Welcome to The Fourth Wall, CHIRP's e-conversation on cinema. This week's subject is the HBO TV series Westworld.
This edition is written by CHIRP Radio volunteers Kevin Fullam and Clarence Ewing.
Kevin, it’s comforting to know that in a world that seems to be ruled by various degrees of stupidity, man continues to develop knowledge and understanding in various fields.
Case in point: Recently, the Chess.com Computer Chess Championship was won by a chess-playing engine called Lc0. There are thousands of computer programs playing chess, but Lc0, the first neural-network program to win the championship, is different. Rather than being programmed in a traditional way, Lc0 was designed to teach itself how the game works and to learn from the huge number of games it plays with itself and against opponents.
It feels like a solid step forward in Man’s quest to increase and refine artificial intelligence. At some point, maybe in our lifetimes, a machine will achieve consciousness, self-awareness, or whatever that thing is that makes us “alive.” But if one did, what would it want? And what would we want from it?
This is one of the overarching themes of Westworld, the HBO series reboot of the 1973 Michael Crichton sci-fi movie. Westworld is an ultra-futuristic, deeply immersive fantasy patterned after Hollywood’s well-established vision of the Wild West. It’s a place where wealthy clients can interact with android “hosts” designed to role-play the denizens of Westworld and suit just about every customer whim, no matter how boring or depraved. Want to take your kids on a horseback trip through cattle country? Great! Want to spend your time randomly raping and/or killing townspeople? That’s great too!
But there’s a problem. Some of the hosts, including sweet-as-peach-pie rancher’s daughter Dolores Abernathy (Evan Rachel Wood) and the local cathouse madam Maeve Millay (Thandie Newton), are beginning to experience things that aren’t part of their programming, including visions of other lives and places they’ve not seen before. And it’s starting to affect their work with the customers and the scientists/technicians responsible for their maintenance.
The story evolves from these three groups’ perspectives. The customers include William (Jimmi Simpson), a first-time visitor who is appalled by what he sees but also senses something different about Dolores, and the Man in Black (Ed Harris), a long-time customer who’s on a quest to go deeper into the AI game than intended. The management is headed by Bernard Lowe (Jeffrey Wright), Westworld’s chief programmer, Theresa Cullen (Sidse Babett Knudsen), the head of Quality Assurance, and Robert Ford (Anthony Hopkins), co-founder of Westworld. Over the course of the series, these three will have to unravel what is going on and make severe choices as to how to resolve a situation never seen before.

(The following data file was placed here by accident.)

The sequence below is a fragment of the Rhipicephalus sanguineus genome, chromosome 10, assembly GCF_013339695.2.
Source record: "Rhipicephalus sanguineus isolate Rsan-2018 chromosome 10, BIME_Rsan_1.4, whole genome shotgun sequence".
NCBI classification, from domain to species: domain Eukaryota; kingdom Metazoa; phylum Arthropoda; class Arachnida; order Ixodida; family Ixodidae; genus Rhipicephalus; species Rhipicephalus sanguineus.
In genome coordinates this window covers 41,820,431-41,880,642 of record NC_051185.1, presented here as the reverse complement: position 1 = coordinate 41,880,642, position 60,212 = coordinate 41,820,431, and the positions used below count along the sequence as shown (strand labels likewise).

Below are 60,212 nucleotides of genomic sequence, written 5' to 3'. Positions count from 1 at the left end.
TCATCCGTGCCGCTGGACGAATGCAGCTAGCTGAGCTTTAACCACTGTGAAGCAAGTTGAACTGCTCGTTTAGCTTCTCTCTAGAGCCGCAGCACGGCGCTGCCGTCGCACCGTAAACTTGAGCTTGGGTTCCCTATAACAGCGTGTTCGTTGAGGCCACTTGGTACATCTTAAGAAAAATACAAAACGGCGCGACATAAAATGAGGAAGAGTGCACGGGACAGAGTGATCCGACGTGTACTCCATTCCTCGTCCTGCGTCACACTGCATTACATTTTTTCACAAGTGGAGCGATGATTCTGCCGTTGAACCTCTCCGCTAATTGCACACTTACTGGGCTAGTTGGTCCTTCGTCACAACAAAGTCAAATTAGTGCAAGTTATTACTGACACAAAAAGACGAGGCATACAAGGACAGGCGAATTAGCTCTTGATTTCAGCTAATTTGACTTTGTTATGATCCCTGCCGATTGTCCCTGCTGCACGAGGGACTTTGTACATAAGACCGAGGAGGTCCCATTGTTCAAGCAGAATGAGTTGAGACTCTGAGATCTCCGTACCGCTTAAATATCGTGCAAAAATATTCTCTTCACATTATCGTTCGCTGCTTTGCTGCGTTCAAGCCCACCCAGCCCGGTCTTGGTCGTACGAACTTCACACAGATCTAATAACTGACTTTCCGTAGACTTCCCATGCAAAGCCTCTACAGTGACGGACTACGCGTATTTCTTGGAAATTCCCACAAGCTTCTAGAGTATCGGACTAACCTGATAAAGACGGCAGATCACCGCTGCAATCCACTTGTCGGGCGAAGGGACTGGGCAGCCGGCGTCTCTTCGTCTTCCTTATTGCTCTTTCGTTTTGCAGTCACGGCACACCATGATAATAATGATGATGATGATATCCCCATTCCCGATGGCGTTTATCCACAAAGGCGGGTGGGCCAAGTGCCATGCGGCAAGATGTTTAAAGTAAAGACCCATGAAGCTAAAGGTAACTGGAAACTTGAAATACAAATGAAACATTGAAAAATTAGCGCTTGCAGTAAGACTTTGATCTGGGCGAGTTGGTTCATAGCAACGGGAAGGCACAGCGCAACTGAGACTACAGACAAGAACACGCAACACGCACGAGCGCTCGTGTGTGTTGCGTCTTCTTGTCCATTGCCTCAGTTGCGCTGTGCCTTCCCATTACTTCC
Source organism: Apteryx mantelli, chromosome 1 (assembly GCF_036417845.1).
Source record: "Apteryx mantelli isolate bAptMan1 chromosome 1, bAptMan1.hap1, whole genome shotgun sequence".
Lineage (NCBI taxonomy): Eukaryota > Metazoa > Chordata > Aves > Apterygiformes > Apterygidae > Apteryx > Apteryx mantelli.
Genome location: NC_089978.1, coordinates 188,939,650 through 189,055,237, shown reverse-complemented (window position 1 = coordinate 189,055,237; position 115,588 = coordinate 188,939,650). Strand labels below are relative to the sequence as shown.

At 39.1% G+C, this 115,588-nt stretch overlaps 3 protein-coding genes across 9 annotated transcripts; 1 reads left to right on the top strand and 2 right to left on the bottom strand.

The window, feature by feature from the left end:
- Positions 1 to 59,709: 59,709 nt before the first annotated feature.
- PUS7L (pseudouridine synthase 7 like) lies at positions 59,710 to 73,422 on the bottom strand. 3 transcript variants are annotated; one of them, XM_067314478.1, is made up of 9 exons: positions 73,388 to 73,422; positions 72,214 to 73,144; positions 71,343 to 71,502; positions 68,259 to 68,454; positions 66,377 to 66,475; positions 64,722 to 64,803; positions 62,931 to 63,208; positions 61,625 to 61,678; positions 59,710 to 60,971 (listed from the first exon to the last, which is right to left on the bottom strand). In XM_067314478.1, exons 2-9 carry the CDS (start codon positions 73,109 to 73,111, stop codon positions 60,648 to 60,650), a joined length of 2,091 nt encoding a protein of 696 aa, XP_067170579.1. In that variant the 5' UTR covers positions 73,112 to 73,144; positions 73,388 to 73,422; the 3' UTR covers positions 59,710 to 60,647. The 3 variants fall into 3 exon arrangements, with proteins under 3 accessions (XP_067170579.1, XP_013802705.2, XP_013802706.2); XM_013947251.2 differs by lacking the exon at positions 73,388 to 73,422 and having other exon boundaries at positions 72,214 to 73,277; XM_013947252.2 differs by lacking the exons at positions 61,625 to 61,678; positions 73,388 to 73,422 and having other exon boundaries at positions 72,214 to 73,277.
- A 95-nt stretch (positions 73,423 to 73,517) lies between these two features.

This being an HBO series, Westworld is beautifully shot, with a marked contrast between the picturesque, sweeping vistas of the park and the cold, sterile facilities that run it. There’s also plenty of sex and violence to go around, much of which (it could be argued) leans toward the misanthropic and misogynistic. Numerous scenes involve attractive young women set naked on a chair or table, being questioned or examined by men.
The acting is mostly fantastic, especially from Wood and Newton, who often have to display character development with a minimum of physical movement. There’s one glaring exception - Tessa Thompson as Charlotte Hale, the Executive Director of Delos, the billion-dollar corporation that owns Westworld. Due to below-par writing and acting, I just didn’t believe her as a decadent, take-no-prisoners executive. [The ridiculous way she was introduced to the audience didn’t help.]
In terms of its concept, this show is similar to the 2004 Syfy series Battlestar Galactica, which for my money remains the most radical and most successful sci-fi re-imagining ever. Both stories concern themselves with the physical and moral conflicts caused when machines develop beyond control of their makers.
Yet Westworld didn’t catch fire with the popular imagination the way that shows like Battlestar or Game of Thrones did. While there are some fascinating ideas here, it takes a while to reach important plot points. Even while binge-watching most of the series, several times I found myself glancing at the clock, wondering when something was going to happen.
That being said, when the major plot reveals drop during the second half of the season, they are big and they are great. In sum, this is a very good series that probably could have been told in five hours instead of 10. Kevin, what did you think of it?